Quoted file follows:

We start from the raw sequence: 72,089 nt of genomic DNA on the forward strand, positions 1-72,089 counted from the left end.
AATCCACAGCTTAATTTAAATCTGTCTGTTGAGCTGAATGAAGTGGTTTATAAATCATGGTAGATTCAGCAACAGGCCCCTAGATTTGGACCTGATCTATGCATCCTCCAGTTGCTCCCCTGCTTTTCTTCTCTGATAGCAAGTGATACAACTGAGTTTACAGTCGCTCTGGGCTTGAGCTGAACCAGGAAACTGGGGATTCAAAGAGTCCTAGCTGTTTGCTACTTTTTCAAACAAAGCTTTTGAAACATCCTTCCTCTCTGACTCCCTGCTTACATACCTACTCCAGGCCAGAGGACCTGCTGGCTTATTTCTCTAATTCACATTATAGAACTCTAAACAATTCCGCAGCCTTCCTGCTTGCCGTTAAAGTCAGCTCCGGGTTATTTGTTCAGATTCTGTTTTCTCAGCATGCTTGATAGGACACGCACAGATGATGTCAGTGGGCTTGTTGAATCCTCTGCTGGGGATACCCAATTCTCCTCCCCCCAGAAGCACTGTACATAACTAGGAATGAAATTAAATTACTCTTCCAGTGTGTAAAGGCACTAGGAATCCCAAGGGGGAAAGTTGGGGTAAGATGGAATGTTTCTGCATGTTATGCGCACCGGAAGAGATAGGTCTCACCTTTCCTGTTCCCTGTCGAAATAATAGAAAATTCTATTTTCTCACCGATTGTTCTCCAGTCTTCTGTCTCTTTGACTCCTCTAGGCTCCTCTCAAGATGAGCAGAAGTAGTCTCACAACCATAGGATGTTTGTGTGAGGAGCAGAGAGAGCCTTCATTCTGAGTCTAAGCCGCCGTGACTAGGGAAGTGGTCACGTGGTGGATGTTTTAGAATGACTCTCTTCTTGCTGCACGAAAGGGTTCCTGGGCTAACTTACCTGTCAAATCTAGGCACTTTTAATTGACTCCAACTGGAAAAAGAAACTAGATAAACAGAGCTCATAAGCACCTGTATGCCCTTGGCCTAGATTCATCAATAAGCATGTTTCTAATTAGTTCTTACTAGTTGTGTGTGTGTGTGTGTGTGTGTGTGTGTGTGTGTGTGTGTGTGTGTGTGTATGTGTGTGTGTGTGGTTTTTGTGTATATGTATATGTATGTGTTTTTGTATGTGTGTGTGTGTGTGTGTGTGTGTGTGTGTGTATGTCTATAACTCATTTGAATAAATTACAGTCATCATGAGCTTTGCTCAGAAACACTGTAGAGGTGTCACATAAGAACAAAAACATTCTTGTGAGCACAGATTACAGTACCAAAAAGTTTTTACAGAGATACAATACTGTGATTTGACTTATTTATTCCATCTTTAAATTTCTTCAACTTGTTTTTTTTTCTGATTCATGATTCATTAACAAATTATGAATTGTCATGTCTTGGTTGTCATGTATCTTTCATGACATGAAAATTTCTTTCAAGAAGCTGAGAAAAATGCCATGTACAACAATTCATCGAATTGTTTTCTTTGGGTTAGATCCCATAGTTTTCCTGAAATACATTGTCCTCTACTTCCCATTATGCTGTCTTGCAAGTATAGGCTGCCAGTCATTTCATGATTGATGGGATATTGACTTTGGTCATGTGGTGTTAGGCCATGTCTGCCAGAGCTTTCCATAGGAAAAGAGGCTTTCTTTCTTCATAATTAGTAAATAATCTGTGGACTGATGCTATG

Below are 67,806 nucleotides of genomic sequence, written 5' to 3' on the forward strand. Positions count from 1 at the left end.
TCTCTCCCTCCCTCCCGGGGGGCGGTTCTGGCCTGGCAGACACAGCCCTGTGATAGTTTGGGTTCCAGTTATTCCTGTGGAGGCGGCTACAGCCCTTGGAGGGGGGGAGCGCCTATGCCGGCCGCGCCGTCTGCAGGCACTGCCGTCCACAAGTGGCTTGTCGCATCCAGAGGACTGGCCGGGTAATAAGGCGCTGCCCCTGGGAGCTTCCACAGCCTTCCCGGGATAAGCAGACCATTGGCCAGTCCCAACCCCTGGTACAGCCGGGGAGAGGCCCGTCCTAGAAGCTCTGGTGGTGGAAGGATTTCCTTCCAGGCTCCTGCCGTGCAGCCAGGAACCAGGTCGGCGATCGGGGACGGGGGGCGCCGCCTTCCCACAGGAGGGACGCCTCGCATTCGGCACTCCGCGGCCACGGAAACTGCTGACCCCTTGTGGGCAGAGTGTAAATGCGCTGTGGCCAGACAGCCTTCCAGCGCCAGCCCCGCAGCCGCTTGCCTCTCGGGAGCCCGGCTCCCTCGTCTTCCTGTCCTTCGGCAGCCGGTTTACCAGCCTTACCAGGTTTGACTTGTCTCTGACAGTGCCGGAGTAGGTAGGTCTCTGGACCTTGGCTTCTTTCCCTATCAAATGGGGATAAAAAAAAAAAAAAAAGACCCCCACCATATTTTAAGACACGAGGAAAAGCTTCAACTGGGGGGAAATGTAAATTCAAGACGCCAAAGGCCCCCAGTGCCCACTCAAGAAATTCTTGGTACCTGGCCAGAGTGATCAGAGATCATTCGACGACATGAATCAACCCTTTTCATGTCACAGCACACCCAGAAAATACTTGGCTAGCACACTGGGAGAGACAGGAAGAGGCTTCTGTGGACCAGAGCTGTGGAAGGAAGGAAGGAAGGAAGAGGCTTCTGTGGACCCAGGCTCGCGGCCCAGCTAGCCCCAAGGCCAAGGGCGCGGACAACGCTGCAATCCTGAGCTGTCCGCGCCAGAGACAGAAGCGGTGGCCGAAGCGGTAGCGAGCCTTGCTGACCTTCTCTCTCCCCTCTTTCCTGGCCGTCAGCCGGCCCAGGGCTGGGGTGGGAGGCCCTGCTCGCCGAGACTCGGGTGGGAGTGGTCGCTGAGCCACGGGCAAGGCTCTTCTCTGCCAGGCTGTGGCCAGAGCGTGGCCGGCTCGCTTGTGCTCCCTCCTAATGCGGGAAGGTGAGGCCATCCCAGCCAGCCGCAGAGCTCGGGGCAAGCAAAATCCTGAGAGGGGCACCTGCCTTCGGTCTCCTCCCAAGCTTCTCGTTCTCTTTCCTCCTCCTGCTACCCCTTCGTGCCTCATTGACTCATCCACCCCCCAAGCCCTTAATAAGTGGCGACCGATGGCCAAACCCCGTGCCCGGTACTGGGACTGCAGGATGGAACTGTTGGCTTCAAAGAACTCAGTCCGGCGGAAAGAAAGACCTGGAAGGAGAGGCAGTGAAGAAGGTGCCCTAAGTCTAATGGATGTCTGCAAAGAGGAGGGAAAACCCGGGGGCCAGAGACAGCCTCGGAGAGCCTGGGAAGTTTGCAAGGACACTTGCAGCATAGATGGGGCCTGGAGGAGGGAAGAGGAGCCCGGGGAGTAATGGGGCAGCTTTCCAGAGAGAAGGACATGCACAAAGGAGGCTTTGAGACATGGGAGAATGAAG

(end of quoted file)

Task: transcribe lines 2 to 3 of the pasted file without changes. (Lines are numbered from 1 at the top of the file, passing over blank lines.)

AATCCACAGCTTAATTTAAATCTGTCTGTTGAGCTGAATGAAGTGGTTTATAAATCATGGTAGATTCAGCAACAGGCCCCTAGATTTGGACCTGATCTATGCATCCTCCAGTTGCTCCCCTGCTTTTCTTCTCTGATAGCAAGTGATACAACTGAGTTTACAGTCGCTCTGGGCTTGAGCTGAACCAGGAAACTGGGGATTCAAAGAGTCCTAGCTGTTTGCTACTTTTTCAAACAAAGCTTTTGAAACATCCTTCCTCTCTGACTCCCTGCTTACATACCTACTCCAGGCCAGAGGACCTGCTGGCTTATTTCTCTAATTCACATTATAGAACTCTAAACAATTCCGCAGCCTTCCTGCTTGCCGTTAAAGTCAGCTCCGGGTTATTTGTTCAGATTCTGTTTTCTCAGCATGCTTGATAGGACACGCACAGATGATGTCAGTGGGCTTGTTGAATCCTCTGCTGGGGATACCCAATTCTCCTCCCCCCAGAAGCACTGTACATAACTAGGAATGAAATTAAATTACTCTTCCAGTGTGTAAAGGCACTAGGAATCCCAAGGGGGAAAGTTGGGGTAAGATGGAATGTTTCTGCATGTTATGCGCACCGGAAGAGATAGGTCTCACCTTTCCTGTTCCCTGTCGAAATAATAGAAAATTCTATTTTCTCACCGATTGTTCTCCAGTCTTCTGTCTCTTTGACTCCTCTAGGCTCCTCTCAAGATGAGCAGAAGTAGTCTCACAACCATAGGATGTTTGTGTGAGGAGCAGAGAGAGCCTTCATTCTGAGTCTAAGCCGCCGTGACTAGGGAAGTGGTCACGTGGTGGATGTTTTAGAATGACTCTCTTCTTGCTGCACGAAAGGGTTCCTGGGCTAACTTACCTGTCAAATCTAGGCACTTTTAATTGACTCCAACTGGAAAAAGAAACTAGATAAACAGAGCTCATAAGCACCTGTATGCCCTTGGCCTAGATTCATCAATAAGCATGTTTCTAATTAGTTCTTACTAGTTGTGTGTGTGTGTGTGTGTGTGTGTGTGTGTGTGTGTGTGTGTGTGTGTGTATGTGTGTGTGTGTGGTTTTTGTGTATATGTATATGTATGTGTTTTTGTATGTGTGTGTGTGTGTGTGTGTGTGTGTGTGTGTATGTCTATAACTCATTTGAATAAATTACAGTCATCATGAGCTTTGCTCAGAAACACTGTAGAGGTGTCACATAAGAACAAAAACATTCTTGTGAGCACAGATTACAGTACCAAAAAGTTTTTACAGAGATACAATACTGTGATTTGACTTATTTATTCCATCTTTAAATTTCTTCAACTTGTTTTTTTTTCTGATTCATGATTCATTAACAAATTATGAATTGTCATGTCTTGGTTGTCATGTATCTTTCATGACATGAAAATTTCTTTCAAGAAGCTGAGAAAAATGCCATGTACAACAATTCATCGAATTGTTTTCTTTGGGTTAGATCCCATAGTTTTCCTGAAATACATTGTCCTCTACTTCCCATTATGCTGTCTTGCAAGTATAGGCTGCCAGTCATTTCATGATTGATGGGATATTGACTTTGGTCATGTGGTGTTAGGCCATGTCTGCCAGAGCTTTCCATAGGAAAAGAGGCTTTCTTTCTTCATAATTAGTAAATAATCTGTGGACTGATGCTATG

Below are 67,806 nucleotides of genomic sequence, written 5' to 3' on the forward strand. Positions count from 1 at the left end.